, so helicity. Substitution of Equation (8.38) into Equation (8.33) yields:

(8.39)

which is allowed due to. Second choice of Equation (8.38) with but

(8.40)

should be forbidden due to its. In another two possible WFs with, only that with

is allowed due to.

Hence we see that: The tachyon can only exist in a left-handed (LH) polarized state (with helicity) whereas antitachyon only in a right-handed (RH) polarized state (with). We tentatively link this strange feature with that found in neutrinos—only and exists in nature whereas and are strictly forbidden.

Furthermore, at first sight, although Equation (8.15) certainly has no symmetry under the space inversion, it seems to enjoy a pure “timeinversion” symmetry like

(8.41)

(8.42)

We add “” in the superscript of to stress that (being a time reversed WF), though looks like some antitachyon’s WF, is obviously different from gained through the inversion, Equation (8.31). Actually, based on Equations (8.29)-(8.31) and (8.41)-(8.42), we have:

(8.43)

Interestingly, we cannot find from Equation (8.42) the “physical solution” of with (so) and (for) simultaneously. Only makes physical sense, but it is just like that discussed in Equation (8.39). Notice that the sign change in the phase of WF makes a change in the direction of momentum. But a WF is always composed of two fields in confrontation, like versus here. And the explicit helicity is determined by which one of these two hidden fields being in charge. So the change of in these four equalities of Equation (8.43) does reverse the status of versus (or vs), rendering helicity reversed explicitly. The subtlety of tachyon equation, unlike Dirac equation, lies in the fact that only and exist whereas and are strictly forbidden, i.e., the parity symmetry is violated to maximum. Hence, in strict sense, there is also no physically meaningful WF after the operation of pure “time inversion” on Equation (8.15). We will insist on Equation (8.31) rather than Equation (8.42)—there is only one correct way leading from tachyon to antitachyon via the inversion essentially.

In 2000, Equation (8.25) was first proposed by Tsao Chang and then collaborated with Ni in Ref. [46] (see also [47-52] and the Appendix 9B in Ref. [25]). At first sight, the difference between Equations (8.25) and (8.1) amounts to substituting the mass term by

with being an antihermitian matrix.

Usually, for an equation with nonhermitian Hamiltonian, there is no guarantee for the completeness of its mathematical solutions. In other words, the unitarity of its physical states is at risk. Sometimes, however, a nonhermitian Hamiltonian can be accepted in physics. For example, in the optical model for nuclear physics, an imaginary part of potential, , is used to describe the absorption of incident particles successfully. The interesting thing for “tachyonic neutrino” is: Solutions of Equation (8.15) for are coinciding with that for whereas another would-be solutions with but (but) are forbidden, see Equations (8.37) and (8.40). It seems like half of would-be solutions disappear automatically. Equivalently, from physical point of view, only half of states with or are allowed in nature whereas another half with or are not. Hence one unique feature of “tachyon” equation, like Equation (8.15) or (8.26), lies in its strange realization of unitarity violation that half of would-be states (being tentatively identified with and) are absolutely forbidden whereas another half (and) are stabilized. The permanently longitudinal polarization property of neutrino and antineutrino like that analysed above was first predicted by Lee and Yang in 1957 [3-5] and had been verified by GGS experiment in 1958 [53]. Further discussion on this topic is currently in preparation.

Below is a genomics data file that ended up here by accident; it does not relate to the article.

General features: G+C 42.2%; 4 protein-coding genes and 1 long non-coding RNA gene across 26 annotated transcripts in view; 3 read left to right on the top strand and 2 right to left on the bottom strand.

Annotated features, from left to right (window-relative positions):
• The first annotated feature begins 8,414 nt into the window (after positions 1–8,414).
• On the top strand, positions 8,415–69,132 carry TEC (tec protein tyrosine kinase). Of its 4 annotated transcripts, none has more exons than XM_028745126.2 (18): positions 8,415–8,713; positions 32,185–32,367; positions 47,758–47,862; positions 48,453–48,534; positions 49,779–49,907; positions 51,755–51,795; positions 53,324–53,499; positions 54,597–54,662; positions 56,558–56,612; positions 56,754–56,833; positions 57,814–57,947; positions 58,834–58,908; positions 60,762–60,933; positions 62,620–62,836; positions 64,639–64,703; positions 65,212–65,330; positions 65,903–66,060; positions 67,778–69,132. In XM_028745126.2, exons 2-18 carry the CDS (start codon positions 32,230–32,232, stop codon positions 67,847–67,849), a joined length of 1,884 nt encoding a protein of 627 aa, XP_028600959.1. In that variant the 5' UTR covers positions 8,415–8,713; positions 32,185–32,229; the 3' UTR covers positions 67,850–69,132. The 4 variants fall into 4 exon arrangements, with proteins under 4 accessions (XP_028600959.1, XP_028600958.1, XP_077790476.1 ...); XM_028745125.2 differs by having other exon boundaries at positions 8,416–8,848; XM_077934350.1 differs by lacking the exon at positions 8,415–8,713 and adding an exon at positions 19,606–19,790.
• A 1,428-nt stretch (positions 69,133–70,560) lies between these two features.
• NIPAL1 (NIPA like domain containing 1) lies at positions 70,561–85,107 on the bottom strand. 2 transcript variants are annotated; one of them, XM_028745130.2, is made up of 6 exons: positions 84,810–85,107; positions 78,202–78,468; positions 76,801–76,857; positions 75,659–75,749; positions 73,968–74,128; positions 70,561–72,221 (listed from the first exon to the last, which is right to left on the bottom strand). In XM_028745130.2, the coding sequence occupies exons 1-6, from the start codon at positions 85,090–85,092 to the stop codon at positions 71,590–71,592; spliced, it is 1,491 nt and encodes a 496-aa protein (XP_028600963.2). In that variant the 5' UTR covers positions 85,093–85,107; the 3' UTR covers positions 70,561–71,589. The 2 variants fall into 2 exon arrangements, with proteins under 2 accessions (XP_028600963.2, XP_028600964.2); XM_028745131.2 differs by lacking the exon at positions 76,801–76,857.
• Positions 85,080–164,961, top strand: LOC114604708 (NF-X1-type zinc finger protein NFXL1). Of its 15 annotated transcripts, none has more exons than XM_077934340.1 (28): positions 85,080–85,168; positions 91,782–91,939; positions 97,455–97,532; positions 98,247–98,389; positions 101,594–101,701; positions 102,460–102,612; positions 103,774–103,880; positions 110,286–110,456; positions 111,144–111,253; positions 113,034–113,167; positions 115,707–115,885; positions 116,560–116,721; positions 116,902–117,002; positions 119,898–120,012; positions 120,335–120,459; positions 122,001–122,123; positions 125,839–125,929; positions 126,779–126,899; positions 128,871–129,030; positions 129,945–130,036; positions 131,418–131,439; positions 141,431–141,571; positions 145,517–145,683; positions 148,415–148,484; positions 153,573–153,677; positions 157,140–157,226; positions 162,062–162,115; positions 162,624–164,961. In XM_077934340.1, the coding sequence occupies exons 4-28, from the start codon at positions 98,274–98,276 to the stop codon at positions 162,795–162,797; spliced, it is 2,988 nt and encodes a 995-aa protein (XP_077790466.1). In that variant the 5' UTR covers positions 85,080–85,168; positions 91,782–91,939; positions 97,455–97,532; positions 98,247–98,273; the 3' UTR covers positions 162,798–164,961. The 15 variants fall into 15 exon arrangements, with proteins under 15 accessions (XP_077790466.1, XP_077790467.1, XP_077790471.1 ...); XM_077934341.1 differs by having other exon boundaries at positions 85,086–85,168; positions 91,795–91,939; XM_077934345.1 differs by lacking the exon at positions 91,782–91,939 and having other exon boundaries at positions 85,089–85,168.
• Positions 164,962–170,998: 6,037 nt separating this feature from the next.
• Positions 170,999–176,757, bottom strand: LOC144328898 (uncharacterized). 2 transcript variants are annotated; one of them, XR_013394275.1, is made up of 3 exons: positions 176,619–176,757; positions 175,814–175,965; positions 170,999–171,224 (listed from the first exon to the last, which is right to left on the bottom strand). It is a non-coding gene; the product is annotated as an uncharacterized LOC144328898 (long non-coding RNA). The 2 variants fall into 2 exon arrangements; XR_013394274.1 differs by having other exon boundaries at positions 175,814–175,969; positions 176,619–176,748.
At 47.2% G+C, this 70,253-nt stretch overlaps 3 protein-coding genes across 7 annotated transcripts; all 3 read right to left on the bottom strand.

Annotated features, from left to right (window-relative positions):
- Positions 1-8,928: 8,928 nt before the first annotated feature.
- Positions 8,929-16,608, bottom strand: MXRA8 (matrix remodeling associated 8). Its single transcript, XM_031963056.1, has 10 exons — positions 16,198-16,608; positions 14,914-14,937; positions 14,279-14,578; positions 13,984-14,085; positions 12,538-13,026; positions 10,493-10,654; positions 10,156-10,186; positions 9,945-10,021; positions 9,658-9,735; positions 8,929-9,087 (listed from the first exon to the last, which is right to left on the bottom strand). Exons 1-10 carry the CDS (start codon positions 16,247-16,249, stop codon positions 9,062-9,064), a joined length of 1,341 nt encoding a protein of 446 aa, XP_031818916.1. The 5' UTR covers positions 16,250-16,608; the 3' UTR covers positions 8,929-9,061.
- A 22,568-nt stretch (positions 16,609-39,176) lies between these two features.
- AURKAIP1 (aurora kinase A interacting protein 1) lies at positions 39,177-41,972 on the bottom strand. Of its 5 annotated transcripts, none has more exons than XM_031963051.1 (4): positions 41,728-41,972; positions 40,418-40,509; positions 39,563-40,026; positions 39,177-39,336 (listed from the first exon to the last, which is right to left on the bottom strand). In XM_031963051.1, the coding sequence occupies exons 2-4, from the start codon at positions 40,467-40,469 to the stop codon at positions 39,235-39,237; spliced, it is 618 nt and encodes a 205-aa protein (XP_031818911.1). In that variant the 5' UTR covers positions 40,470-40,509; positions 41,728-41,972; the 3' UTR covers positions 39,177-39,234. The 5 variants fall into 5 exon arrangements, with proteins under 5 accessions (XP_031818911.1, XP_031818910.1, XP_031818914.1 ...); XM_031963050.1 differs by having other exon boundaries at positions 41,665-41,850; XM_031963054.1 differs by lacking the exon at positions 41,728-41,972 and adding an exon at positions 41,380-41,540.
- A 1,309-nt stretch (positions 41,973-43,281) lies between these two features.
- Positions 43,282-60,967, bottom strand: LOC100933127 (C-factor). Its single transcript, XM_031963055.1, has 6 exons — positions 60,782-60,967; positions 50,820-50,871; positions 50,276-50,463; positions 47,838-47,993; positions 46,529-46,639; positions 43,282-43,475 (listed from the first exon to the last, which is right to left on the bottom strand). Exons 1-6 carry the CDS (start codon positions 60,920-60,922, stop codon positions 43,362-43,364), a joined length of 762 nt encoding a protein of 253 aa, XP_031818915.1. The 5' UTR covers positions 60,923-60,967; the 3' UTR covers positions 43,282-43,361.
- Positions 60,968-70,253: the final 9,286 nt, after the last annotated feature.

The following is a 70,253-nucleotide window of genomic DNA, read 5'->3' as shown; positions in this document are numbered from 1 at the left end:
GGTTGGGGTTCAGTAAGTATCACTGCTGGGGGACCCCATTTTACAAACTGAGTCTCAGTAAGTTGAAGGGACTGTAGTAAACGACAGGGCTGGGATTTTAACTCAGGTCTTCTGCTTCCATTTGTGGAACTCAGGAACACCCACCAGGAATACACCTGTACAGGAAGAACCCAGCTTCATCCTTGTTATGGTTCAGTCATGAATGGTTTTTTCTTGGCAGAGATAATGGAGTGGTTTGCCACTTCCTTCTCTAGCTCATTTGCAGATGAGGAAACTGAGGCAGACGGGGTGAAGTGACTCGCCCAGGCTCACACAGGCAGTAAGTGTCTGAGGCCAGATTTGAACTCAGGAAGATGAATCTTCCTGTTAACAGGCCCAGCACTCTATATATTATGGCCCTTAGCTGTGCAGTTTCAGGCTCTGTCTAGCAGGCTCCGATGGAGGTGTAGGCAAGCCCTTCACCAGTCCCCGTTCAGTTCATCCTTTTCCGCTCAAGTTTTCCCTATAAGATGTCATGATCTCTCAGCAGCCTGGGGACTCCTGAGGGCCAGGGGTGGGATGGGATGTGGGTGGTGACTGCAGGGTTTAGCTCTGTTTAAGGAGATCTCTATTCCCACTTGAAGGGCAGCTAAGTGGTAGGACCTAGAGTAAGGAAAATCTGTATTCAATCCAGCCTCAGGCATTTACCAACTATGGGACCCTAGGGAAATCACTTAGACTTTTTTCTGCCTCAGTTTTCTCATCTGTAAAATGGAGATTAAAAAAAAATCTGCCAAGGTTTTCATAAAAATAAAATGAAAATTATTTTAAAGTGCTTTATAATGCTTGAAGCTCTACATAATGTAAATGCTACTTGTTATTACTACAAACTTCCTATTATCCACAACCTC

9. Antigravity between Matter and Antimatter

In hindsight, there are two Lorentz invariants in the kinematics of SR:

(9.1)

(9.2)

It seems quite clear that Equation (9.1) is invariant under the space-time inversion and Equation (9.2) remains invariant under the mass inversion We believe that these two discrete symmetries are deeply rooted at the SR’s dynamics via its combination with QM and developing into RQM and QFT—the particle and its antiparticle are treated on equal footing and linked by the symmetry essentially. Hence we can perform a mass inversion on Equation (9.2) in each of two inertial frames with arbitrary relative velocity in the sense of

, yielding:

(9.3)

The invariance of Equation (9.2) under mass inversion as a whole reflects the experimental fact that particle and antiparticle are equally existing in nature even at the level of classical physics.

Example: The motion equation for a charged particle (say, electron with charge) in the external electric and magnetic fields, and, is given by the Lorentz formula:

(9.4)

Then the operation of either or

on Equation (9.4) will realize the transformation from particle into its antiparticle (say, positron with charge) with the acceleration change from as

(9.5)

Based on what we learn from RQM (Sections III-V) as well as Equations (9.1)-(9.5), we may conjecture that for a classical theory being capable of treating matter and antimatter on an equal footing, it must be invariant under a mass inversion.

Notice that, however, Equation (9.4) (Equation (9.5)) is only valid for particle (antiparticle) moving at low speed, it must be modified to adapt to high-speed cases through the invariance of continuous Lorentz transformation. So we need “double checks” for testing a classical theory being really “relativistic” or not.